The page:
A Conversation With St. Lucia About Modern Art
"Images and music are very connected," St. Lucia frontman Jean-Philip Grobler said last night on the sixth floor of the Museum of Modern Art in Midtown Manhattan. "Hearing about a visual artist's approach can change the way you think about songwriting." It makes sense that art would be top of mind for the singer, considering his five-piece synth-pop band—which includes his keyboardist-vocalist wife of five years, Patti Beranek—would play the museum's annual Armory Party celebrating The Armory Show art fair later that evening in the Agnes Gund Garden Lobby. Here, Grobler and Beranek get candid about the Surrealists, museums, and the enduring appeal of Hawaiian shirts.
Who are some of your favorite artists?
Patti Beranek: The Surrealists for me. My dad's a big art lover, and when we were kids, he would always try to get us out to galleries. One of the earliest exhibitions I remember was [Salvador] Dalí. I wasn't super enthusiastic at first, but I walked in and saw this one particular painting that's maybe 15 feet long, and it's all one extended butt cheek.
Jean-Philip Grobler: A single butt cheek? That's amazing.
Beranek: That's where my love affair with Surrealism began. I laughed so much, and that was it.
Grobler: When I was a teenager, I never knew anything about art. I think in South Africa at that stage, no one was really exposed to it. There were no museums that had great artists in them. I feel like I really started my art education when I met Patti. I definitely fell in love with the Surrealists, and Henri Rousseau was a huge influence on our first record—we almost directly took the cover from his jungle artwork.
Beranek: Jean saw it [Rousseau] when he came to MoMA, actually.
Grobler: I'm very interested in how visual artists think, because I think the way that I think about music is similar. I'm very inspired by aesthetics and space.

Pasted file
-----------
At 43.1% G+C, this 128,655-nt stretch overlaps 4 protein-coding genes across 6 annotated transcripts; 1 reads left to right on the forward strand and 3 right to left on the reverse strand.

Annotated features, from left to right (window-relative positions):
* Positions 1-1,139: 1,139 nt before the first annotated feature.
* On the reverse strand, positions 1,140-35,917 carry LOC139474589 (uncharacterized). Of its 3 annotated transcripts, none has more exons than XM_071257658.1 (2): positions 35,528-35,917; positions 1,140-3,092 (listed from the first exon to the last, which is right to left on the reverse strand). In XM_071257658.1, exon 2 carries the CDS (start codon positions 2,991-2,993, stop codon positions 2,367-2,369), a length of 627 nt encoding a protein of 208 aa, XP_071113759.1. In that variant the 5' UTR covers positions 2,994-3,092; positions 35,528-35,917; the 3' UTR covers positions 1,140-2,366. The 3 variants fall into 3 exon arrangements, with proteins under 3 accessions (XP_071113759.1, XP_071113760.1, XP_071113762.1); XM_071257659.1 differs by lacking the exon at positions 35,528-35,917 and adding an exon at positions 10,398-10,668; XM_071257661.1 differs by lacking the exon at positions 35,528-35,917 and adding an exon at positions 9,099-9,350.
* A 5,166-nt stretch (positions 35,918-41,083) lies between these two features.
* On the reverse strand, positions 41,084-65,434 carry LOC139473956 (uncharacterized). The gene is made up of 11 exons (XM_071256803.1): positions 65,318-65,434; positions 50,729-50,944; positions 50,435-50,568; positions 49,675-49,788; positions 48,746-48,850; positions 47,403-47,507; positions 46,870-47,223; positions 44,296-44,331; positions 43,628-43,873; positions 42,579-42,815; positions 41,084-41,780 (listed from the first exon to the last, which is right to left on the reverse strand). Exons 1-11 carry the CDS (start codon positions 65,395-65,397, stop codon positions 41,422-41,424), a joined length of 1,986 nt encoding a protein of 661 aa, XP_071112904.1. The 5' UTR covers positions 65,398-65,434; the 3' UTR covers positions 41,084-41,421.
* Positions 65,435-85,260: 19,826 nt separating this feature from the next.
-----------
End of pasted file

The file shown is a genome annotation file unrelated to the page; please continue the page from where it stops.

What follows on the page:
What museums do you like?
Beranek: MoMA, of course.
Grobler: LACMA is awesome.
Beranek: I love The Met. They have such a huge collection there.
Grobler: The Getty in L.A. is amazing as well, more for the setting than the actual collection.
Do you collect art?
Beranek: My dad's from the Czech Republic and bought a few prints by this really cool illustrator named [Albín] Brunovský.
Grobler: He's one of the most loved and famous artists in the Czech Republic. It's like Dalí having a nightmare.
Beranek: He etches things into these copper plates and presses them with prints.
Grobler: It's super vivid and realistic, which is funny because these pieces were in the house Patti grew up in. There would be pictures of a demon and someone's leg being dismembered on the wall.
How important are visuals in your live performance?
Beranek: We're always looking at new visuals.
Grobler: As we work on music, certain visual cues start coming out. Matter was less of a lush record than the first record and a little bit more angular in certain ways. Those [set] visuals of the super sharp gold frames and the spiky cacti made sense because some of the lyrics were a little bit more severe and not necessarily happy. Also, we recorded it out west, so we fell in love with that whole Palm Springs aesthetic.
How does fashion factor in?
Beranek: I think with the complex set, the clothes we were attracted to were a bit more neutral and black and white versus the Hawaiian shirt look from the first tour. I think those might be done.
Jean-Philip: They might come back.
Watch the music video for "Help Me Run Away" above, and buy Matter on iTunes.
This interview has been edited and condensed for clarity.